need of MR varies: They may not have had
access to contraceptives; not having had regular
periods since their last delivery, they may not
have known they were at risk of pregnancy; they
may have experienced a contraceptive failure;
or they have used a method incorrectly. For
example, a new client seeking MR recently
came to a BWHC clinic. She had one child, her
husband was using a condom "sometimes', and
she was taking the pill only on the days she was
having sex.
An MR procedure is performed only if no
more than ten weeks have passed since a wom-

an's last menstrual period, no medical contrain-
dications exist, and she gives her full and
informed consent. (Her husband's consent is
not required.) Women are not eligible for MR if
they have a significant gynecological infection
or a serious medical complication.
As awareness of the availability of MR ser-
vices has increased, more women are coming to
the clinic within two to four weeks after a
missed period, but even so one out of every four
women who request MR has to be turned away
because more than ten weeks has elapsed since
her last menstrual period. Another 14 percent
may be deferred until a medical problem can be
corrected. BWHC is attempting, through social
workers and word-of-mouth, to encourage
women with delayed periods to come to the
clinic early.
Whether or not she is eligible for MR,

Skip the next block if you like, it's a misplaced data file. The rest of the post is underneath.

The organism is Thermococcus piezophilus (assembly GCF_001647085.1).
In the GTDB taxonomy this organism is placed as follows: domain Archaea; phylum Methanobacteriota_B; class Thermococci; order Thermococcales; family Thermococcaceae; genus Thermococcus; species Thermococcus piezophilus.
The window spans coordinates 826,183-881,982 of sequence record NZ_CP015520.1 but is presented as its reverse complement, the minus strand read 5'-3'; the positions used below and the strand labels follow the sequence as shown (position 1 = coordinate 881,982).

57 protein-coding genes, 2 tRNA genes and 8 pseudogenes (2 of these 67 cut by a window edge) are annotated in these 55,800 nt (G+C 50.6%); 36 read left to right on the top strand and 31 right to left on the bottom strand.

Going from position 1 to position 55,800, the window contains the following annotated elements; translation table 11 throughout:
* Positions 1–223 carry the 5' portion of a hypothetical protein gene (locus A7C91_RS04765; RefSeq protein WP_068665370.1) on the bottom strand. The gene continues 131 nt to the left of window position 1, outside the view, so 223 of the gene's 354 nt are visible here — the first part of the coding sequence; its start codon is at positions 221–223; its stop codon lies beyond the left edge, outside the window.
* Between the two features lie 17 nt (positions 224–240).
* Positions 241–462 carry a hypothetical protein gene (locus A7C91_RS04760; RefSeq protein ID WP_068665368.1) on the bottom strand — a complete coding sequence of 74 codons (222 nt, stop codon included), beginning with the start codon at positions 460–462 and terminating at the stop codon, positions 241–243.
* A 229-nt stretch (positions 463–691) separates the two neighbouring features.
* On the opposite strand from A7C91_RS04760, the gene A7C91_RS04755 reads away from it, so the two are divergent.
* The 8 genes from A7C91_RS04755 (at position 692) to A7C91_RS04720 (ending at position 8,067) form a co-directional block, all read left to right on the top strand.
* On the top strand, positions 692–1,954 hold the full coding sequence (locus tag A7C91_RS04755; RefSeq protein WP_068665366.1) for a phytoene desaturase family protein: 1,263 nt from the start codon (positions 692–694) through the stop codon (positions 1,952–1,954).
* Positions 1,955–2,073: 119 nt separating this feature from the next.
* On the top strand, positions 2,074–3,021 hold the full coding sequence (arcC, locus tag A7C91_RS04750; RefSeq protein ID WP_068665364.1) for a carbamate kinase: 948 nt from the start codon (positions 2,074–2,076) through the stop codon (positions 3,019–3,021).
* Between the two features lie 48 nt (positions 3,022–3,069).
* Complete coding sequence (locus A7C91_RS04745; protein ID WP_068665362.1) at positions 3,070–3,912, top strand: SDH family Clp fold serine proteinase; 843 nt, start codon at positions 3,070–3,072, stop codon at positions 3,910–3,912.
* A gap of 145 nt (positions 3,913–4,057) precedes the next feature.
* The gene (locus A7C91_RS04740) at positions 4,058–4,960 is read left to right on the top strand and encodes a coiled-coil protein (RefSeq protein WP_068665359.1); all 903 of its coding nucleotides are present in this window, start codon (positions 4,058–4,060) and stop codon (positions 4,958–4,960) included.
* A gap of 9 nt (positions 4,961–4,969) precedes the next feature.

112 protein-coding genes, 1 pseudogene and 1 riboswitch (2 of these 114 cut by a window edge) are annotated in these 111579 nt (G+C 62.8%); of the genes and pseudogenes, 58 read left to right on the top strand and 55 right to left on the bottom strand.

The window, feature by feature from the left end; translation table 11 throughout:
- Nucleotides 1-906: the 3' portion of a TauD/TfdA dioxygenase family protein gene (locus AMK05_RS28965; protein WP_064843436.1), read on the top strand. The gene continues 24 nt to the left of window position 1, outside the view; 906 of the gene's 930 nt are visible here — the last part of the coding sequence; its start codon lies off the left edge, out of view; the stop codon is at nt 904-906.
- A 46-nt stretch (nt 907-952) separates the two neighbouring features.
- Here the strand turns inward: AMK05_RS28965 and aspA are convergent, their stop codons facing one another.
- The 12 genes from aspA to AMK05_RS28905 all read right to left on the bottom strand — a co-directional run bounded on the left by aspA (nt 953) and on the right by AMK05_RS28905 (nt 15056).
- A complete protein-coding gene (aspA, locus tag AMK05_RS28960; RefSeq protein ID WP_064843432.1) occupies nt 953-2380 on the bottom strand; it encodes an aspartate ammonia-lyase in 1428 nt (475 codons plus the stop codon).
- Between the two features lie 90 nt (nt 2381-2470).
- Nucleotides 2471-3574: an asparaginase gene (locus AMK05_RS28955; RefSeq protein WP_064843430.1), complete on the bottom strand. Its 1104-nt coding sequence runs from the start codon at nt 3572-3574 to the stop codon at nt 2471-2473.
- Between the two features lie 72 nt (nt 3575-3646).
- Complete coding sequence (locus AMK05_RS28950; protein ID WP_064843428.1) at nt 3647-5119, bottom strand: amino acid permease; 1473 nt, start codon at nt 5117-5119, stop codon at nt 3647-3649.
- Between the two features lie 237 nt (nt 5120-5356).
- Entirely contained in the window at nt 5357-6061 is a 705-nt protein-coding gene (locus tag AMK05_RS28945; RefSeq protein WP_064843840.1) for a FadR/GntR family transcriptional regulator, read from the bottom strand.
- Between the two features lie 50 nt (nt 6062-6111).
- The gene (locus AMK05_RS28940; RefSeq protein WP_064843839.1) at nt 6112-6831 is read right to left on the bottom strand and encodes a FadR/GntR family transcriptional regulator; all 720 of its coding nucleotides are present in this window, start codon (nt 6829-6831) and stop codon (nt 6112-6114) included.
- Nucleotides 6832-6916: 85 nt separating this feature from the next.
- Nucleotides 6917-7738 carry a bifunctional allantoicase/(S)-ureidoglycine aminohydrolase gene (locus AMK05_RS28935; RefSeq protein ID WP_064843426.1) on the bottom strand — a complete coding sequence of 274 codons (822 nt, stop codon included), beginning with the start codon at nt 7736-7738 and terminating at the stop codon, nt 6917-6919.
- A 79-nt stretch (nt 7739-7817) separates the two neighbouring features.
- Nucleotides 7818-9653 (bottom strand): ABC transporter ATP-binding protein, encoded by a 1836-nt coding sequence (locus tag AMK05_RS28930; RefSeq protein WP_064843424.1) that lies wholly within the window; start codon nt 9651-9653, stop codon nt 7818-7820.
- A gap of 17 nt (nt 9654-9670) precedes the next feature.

each woman has access to all of the clinic's
counseling, medical and family planning ser-
vices. If she is too late for MR, she will be given
counseling and prenatal care and urged not to
resort to dangerous, clandestine abortion proce-
dures. If she is eligible for MR, she will be
encouraged to use effective contraception after
the procedure. While BWHC discourages
repeated use of MR, a client is never refused
the procedure for this reason. Records show

that 88 percent of MR clients in BWHC clinics
use a contraceptive method following an MR
procedure. A study of contraceptive use after
MR, conducted in 1987-88 at the BWHC clinic
in Narayanganj, found that 72 percent of post-
MR clients were still contracepting one year

Record Keeping for Service, Quality,
and Evaluation
The maintenance of accurate and accessi-
ble records is a vital component in the provision
of high quality care. It requires a system that
can provide data on each client's medical his-
tory, health problems, recent symptoms and use
of clinic services. Data collection, however,
must be selective in order to avoid needless
repetition that only burdens a system and
reduces its effectiveness.
Prior to September 1986, the record sys-
tem in use at BWHC was extremely compli-
cated, with over 25 different registration books
used to record information on each type of ser-